Raising a family is challenging under any circumstances, but for parents with special needs children the stakes are dramatically higher because the parenting responsibilities may last the child’s entire life. This reality can be overwhelming, both emotionally and financially. One of the best ways to face these long-term challenges is to systematically establish a long-term plan, one that considers both the emotional and financial issues likely to be encountered.
Many special needs children may qualify for government assistance through the Social Security Administration, from either the Supplemental Security Income program (SSI), or the Social Security Disability Income program (SSDI). Eligibility for either of these programs can be complex, as both involve some means-testing to determine the extent of aid; financial decisions by the parents (such as investing in a tax-qualified retirement account or buying a home) can impact the amount of assistance received. This factor means parents must consistently monitor and review their financial plans.
In addition to handling the details that every-day parenting requires, parents who have special needs children usually have two primary long-term concerns:
- Who will be around to ensure the welfare of their children or make decisions for them if they are unable to care for themselves?
- How will they pay for it?
Answering these two questions is usually an interconnected process. If there is no money set aside for care, even the most qualified and trustworthy guardians (such as siblings) may not be up to the task. A good special needs care plan addresses both questions. Typically, this is accomplished through the establishment of a trust.
The trust will specify guardians, trustees and beneficiaries, as well as defining which assets should be placed in the trust. Two common types are Support Trusts and Special Needs Trusts. Support Trusts require the trustee to make distributions for the child’s support in areas like food, shelter, clothing, medical care, and educational services. It is important to note that beneficiaries of Support Trusts may not be eligible for SSI or Medicaid. If the special needs child will rely on government benefits for a significant portion of care, it may be best to avoid a Support Trust.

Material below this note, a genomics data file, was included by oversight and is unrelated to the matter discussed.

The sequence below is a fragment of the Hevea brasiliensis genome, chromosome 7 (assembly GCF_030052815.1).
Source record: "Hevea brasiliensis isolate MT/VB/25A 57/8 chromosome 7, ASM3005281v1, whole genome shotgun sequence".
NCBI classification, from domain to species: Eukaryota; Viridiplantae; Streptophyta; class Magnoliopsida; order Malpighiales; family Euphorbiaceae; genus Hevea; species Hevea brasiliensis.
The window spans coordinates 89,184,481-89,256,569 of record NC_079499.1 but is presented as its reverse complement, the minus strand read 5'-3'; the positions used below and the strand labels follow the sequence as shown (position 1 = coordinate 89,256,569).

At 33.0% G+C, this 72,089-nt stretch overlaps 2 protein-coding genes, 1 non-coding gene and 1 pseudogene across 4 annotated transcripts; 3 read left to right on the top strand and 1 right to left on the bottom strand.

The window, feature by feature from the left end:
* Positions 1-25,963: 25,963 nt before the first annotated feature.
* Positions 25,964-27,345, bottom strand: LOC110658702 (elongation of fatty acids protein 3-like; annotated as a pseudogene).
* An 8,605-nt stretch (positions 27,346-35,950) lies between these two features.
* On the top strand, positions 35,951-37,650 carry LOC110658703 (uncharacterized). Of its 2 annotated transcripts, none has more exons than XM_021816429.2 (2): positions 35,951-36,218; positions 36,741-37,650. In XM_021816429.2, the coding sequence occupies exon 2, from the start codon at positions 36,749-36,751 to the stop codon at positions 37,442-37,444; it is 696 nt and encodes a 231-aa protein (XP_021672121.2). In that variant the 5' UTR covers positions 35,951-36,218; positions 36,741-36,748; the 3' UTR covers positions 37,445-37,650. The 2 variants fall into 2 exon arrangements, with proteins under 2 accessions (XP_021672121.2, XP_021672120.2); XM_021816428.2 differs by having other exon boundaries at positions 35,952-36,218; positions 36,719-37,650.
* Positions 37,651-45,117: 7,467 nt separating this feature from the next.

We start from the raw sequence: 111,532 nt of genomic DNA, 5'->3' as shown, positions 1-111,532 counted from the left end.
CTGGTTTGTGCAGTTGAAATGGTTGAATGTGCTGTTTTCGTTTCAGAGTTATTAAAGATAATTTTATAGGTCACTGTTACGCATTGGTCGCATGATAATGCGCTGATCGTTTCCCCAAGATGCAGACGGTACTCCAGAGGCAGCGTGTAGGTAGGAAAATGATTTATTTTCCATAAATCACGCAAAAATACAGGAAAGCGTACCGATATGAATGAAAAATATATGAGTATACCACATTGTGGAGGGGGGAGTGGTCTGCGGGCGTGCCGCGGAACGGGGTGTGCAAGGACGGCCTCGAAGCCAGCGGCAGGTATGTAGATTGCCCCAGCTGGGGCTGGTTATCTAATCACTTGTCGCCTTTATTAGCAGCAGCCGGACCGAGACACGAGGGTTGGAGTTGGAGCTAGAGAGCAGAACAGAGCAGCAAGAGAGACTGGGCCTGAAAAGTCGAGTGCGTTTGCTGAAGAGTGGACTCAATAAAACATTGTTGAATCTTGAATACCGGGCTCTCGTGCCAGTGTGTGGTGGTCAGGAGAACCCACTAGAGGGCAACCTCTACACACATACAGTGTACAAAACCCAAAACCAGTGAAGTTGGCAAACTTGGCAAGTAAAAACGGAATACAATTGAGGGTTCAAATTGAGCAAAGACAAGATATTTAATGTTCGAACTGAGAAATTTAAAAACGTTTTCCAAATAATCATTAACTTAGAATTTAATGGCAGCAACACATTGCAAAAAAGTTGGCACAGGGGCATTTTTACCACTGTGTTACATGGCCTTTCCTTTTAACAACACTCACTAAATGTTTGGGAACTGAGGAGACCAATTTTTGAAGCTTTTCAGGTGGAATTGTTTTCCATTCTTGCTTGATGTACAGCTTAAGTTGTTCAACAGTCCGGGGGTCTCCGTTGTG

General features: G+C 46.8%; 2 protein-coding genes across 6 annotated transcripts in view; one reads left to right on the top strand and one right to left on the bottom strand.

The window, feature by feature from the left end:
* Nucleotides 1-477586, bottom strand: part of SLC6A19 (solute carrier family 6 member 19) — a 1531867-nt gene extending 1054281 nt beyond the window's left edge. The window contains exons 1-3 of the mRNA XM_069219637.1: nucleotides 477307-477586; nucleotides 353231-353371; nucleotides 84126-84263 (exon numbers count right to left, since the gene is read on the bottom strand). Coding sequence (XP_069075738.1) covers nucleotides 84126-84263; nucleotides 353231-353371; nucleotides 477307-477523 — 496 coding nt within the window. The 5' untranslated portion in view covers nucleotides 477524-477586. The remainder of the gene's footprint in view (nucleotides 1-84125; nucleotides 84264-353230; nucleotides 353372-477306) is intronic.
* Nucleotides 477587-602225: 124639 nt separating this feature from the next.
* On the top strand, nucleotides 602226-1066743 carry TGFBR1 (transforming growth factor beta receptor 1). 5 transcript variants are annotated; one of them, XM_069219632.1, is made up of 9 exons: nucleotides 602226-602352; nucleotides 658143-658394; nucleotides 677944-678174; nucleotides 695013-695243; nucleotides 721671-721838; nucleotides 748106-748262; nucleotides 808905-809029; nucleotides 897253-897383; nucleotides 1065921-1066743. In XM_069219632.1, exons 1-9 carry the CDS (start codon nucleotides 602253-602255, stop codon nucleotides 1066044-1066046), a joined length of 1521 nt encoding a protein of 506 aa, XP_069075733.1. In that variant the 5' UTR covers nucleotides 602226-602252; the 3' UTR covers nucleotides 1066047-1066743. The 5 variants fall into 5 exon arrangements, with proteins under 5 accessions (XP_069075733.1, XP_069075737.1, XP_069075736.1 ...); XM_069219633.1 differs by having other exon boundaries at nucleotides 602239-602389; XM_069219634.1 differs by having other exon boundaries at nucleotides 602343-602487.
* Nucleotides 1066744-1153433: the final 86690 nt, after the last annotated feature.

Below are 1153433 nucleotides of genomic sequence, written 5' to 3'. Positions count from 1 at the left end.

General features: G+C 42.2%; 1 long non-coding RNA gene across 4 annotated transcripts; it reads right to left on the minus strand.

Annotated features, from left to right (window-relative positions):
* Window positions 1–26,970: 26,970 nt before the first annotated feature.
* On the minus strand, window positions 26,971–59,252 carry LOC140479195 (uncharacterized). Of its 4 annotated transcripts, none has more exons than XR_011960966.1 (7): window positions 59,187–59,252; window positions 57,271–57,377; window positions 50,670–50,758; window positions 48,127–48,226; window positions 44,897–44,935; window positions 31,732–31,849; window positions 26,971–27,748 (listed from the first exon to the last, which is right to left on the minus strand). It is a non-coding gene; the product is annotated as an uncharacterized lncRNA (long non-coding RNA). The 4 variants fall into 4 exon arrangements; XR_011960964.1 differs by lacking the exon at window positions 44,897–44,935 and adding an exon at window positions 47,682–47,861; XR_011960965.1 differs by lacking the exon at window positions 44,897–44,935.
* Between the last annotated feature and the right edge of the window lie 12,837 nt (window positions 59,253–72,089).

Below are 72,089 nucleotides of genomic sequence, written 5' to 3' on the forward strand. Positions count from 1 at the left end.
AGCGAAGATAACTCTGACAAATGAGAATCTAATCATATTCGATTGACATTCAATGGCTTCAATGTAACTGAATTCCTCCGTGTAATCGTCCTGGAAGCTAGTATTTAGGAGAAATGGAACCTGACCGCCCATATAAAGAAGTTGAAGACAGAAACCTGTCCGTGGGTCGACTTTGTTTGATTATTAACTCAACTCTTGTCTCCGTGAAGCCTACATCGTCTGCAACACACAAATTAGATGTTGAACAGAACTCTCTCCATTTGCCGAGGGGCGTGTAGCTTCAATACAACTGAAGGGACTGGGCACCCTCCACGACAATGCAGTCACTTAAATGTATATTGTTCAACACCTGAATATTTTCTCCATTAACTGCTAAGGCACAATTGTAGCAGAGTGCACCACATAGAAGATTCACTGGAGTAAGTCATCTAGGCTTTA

For many parents, a Special Needs Trust is the most effective way to help their child with a disability. A Special Needs Trust manages resources while also maintaining the child’s eligibility for public assistance benefits. When the trust is funded by the parents’ assets, it is called a Third-Party Special Needs Trust*. In some instances, the trust may be funded by the child’s assets (for example, when the receives a settlement from a personal injury lawsuit). This arrangement is called a Self-Settled Special Needs Trust.
Funding the Trust
Parents of a special needs child face some daunting financial challenges. From the moment the special need is recognized, all the financial metrics change. Not only is there a compelling desire for the parents to provide an estate at their deaths, but there is also the consideration that other aspects of their financial life must be altered, such as:
- If the parents’ diminishing health affects their ability to provide care, someone else must take their place.
- With continuing parental duties, the dynamics (and costs) of retirement will be different.
- Besides providing immediate protection, a life insurance program might be constructed to provide guaranteed funding for a special needs trust.
Extended Family Considerations
The time and financial resources devoted to a special needs child can create imbalance and stress for other family members, particularly siblings. Because brothers and sisters will be a part of a special needs child’s life longer than anyone, the Sibling Support Project (siblingsupport.org) states that “Early in life, many brothers and sisters worry about what obligations they will have toward their sibling in the days to come.” And in many instances, one or more of the siblings will assume guardian and care responsibilities after the parents have passed away.
The immediate realities of receiving less attention and the future possibility of having to care for a special needs child – perhaps at significant emotional and financial cost – can lead to resentment. Extended family planning can mitigate these feelings and help reshape the discussion. Experts in special needs care recommend that parents involve other children in the decision-making process as early as possible, because in the long run, this is not just a nuclear family issue. In addition, establishing an estate plan that provides an equitable inheritance for the rest of the family can help the extended family members support the special needs program, because it is seen as part of a larger financial plan made for the purpose of benefiting all children.
Don’t Go It Alone
These plans, and the details they involve, require expert assistance. Integrating government regulations, legal designations and funding combinations is not a do-it-yourself project. Finding competent financial professionals and maintaining regular communication with them will go a long way toward maximizing the benefits of a special needs plan.
If you have children or grand-children with special needs, planning is essential to their long-term well-being. We can provide products, resources, and financial knowledge. Call us at 877-889-3981, ext 120.